Scientists examined dust collected from the surface of the ancient and "potentially hazardous" asteroid Itokawa. His
It turned out that the space wanderer survived inspace, despite numerous collisions over the past 4.2 billion years. This means that objects of the same type are more likely to make contact with our planet. In addition, the new method of changing the trajectory of asteroids, which NASA is now testing, is not the best way to destroy such space rocks.
DART (English)The Double Asteroid Redirection Test is the first ever project to change the trajectory of asteroids and redirect them. To test the method, NASA launched an unmanned manned spacecraft to the binary near-Earth asteroid Didymos and changed the object's trajectory with its Dimorph component. The ship was developed by employees of the Johns Hopkins Applied Physics Laboratory and several NASA centers. The program is needed to test a method to protect the Earth from asteroid impacts.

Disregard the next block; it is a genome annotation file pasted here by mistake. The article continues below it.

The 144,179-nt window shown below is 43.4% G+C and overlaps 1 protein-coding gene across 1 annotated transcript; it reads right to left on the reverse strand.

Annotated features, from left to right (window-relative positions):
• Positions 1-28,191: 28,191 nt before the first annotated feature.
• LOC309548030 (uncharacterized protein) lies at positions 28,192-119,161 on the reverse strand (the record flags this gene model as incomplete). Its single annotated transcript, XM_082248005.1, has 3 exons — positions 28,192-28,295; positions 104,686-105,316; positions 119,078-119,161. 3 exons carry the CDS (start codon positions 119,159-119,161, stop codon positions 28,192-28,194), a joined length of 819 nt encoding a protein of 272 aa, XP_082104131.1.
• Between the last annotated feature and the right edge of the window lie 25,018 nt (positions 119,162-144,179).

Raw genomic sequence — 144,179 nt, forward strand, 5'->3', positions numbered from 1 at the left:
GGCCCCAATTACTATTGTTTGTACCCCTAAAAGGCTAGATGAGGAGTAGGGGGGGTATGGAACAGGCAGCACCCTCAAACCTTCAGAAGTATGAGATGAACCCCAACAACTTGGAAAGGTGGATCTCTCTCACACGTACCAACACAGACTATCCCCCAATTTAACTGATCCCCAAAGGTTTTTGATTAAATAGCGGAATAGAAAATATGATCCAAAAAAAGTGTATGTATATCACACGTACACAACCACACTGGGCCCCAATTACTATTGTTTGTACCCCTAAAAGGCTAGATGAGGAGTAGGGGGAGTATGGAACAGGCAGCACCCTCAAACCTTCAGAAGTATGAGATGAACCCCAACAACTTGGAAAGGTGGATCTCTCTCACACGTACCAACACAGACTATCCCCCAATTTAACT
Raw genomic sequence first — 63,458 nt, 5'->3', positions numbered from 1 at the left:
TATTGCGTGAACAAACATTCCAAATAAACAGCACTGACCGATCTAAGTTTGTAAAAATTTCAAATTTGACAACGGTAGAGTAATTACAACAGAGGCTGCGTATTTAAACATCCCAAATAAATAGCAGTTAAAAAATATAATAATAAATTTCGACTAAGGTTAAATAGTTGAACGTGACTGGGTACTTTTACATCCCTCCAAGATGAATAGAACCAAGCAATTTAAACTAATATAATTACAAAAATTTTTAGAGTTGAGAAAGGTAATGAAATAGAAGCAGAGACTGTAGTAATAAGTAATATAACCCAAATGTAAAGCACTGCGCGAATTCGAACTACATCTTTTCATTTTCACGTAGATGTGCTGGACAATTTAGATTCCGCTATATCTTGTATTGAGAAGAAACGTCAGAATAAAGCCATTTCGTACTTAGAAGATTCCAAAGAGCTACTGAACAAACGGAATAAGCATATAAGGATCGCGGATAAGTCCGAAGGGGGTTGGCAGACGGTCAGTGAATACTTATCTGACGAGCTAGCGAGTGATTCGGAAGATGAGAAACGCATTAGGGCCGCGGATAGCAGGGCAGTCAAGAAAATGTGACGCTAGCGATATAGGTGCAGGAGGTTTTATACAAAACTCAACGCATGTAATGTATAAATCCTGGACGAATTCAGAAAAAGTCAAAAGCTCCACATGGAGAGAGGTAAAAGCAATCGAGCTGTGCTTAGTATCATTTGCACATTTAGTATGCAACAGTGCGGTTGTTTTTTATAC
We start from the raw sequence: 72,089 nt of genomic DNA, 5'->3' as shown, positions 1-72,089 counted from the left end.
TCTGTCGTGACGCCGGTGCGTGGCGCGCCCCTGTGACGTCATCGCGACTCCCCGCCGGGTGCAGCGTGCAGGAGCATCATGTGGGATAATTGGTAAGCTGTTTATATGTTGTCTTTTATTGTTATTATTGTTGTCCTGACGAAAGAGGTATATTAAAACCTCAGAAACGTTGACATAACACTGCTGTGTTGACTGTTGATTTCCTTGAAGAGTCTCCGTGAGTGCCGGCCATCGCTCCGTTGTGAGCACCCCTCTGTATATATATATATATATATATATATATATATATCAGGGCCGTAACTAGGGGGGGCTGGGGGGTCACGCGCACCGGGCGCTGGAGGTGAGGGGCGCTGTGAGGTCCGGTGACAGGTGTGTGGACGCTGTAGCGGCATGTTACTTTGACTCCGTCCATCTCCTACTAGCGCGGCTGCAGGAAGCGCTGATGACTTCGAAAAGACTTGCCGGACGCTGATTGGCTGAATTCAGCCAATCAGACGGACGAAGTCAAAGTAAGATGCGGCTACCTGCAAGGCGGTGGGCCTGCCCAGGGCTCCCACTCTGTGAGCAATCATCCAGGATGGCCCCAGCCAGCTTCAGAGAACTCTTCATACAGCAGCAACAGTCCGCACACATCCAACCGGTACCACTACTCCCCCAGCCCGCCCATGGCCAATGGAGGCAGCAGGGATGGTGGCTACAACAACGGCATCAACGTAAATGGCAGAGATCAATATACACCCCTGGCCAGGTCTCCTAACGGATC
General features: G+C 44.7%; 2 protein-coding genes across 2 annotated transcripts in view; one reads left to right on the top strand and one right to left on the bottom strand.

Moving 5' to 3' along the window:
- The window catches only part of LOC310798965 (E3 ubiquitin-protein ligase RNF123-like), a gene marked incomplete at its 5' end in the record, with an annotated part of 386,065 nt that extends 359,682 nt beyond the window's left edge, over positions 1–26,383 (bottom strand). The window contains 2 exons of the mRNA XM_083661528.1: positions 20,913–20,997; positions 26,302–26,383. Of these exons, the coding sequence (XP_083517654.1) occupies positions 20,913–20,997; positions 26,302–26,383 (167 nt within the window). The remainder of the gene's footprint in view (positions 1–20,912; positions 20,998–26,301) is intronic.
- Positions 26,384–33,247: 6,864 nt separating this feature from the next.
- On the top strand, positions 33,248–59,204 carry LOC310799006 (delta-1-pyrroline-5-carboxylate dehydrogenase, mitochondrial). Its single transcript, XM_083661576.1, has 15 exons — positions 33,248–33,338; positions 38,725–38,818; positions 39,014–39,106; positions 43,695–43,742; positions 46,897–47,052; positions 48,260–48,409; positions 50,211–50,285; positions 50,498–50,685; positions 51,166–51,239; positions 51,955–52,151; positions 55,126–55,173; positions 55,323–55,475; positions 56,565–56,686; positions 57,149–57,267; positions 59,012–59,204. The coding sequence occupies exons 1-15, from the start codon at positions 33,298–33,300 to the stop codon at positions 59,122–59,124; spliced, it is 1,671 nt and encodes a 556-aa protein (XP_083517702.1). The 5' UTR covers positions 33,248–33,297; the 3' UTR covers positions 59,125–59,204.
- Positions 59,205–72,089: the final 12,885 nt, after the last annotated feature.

"A powerful collision that destroyedmonolithic parent asteroid Itokawa and formed the current object, occurred at least 4.2 billion years ago. This is a surprisingly long survival time for an asteroid of this size. This is due to the impact-absorbing nature of the object's material,” explains Fred Jourdan, a geochemist at Curtin University in Perth, Australia, and lead author of the study. “Itokawa is like a giant space pillow, and it is very difficult to destroy it, like other similar objects.”
The study was published Jan. 23 in Proceedings of the National Academy of Sciences.
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